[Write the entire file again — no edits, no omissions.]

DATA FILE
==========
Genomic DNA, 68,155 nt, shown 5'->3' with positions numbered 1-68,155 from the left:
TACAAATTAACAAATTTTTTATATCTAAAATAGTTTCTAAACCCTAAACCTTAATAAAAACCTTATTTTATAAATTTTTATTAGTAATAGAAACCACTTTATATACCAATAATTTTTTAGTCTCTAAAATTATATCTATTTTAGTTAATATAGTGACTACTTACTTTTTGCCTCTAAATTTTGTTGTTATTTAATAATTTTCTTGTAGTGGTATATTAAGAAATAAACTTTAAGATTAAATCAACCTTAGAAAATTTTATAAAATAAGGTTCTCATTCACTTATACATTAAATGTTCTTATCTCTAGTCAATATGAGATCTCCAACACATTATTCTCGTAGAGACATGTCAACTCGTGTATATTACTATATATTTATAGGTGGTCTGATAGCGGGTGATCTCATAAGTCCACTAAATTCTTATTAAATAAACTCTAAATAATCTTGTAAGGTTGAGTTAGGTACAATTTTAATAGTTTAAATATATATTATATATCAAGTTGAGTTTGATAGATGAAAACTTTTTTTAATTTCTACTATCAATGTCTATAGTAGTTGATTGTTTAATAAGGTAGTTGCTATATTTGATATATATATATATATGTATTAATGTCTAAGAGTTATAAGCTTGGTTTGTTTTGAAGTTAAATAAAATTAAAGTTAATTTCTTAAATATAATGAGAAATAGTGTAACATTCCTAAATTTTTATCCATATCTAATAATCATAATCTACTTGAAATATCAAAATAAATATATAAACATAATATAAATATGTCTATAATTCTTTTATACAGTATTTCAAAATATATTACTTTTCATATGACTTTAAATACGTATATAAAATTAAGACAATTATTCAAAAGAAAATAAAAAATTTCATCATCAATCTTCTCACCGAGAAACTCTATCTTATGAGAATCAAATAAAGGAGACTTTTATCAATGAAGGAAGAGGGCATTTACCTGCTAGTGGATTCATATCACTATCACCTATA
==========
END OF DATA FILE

Genomic DNA, 68,155 nt, shown 5'->3' with positions numbered 1-68,155 from the left:
TACAAATTAACAAATTTTTTATATCTAAAATAGTTTCTAAACCCTAAACCTTAATAAAAACCTTATTTTATAAATTTTTATTAGTAATAGAAACCACTTTATATACCAATAATTTTTTAGTCTCTAAAATTATATCTATTTTAGTTAATATAGTGACTACTTACTTTTTGCCTCTAAATTTTGTTGTTATTTAATAATTTTCTTGTAGTGGTATATTAAGAAATAAACTTTAAGATTAAATCAACCTTAGAAAATTTTATAAAATAAGGTTCTCATTCACTTATACATTAAATGTTCTTATCTCTAGTCAATATGAGATCTCCAACACATTATTCTCGTAGAGACATGTCAACTCGTGTATATTACTATATATTTATAGGTGGTCTGATAGCGGGTGATCTCATAAGTCCACTAAATTCTTATTAAATAAACTCTAAATAATCTTGTAAGGTTGAGTTAGGTACAATTTTAATAGTTTAAATATATATTATATATCAAGTTGAGTTTGATAGATGAAAACTTTTTTTAATTTCTACTATCAATGTCTATAGTAGTTGATTGTTTAATAAGGTAGTTGCTATATTTGATATATATATATATATGTATTAATGTCTAAGAGTTATAAGCTTGGTTTGTTTTGAAGTTAAATAAAATTAAAGTTAATTTCTTAAATATAATGAGAAATAGTGTAACATTCCTAAATTTTTATCCATATCTAATAATCATAATCTACTTGAAATATCAAAATAAATATATAAACATAATATAAATATGTCTATAATTCTTTTATACAGTATTTCAAAATATATTACTTTTCATATGACTTTAAATACGTATATAAAATTAAGACAATTATTCAAAAGAAAATAAAAAATTTCATCATCAATCTTCTCACCGAGAAACTCTATCTTATGAGAATCAAATAAAGGAGACTTTTATCAATGAAGGAAGAGGGCATTTACCTGCTAGTGGATTCATATCACTATCACCTATA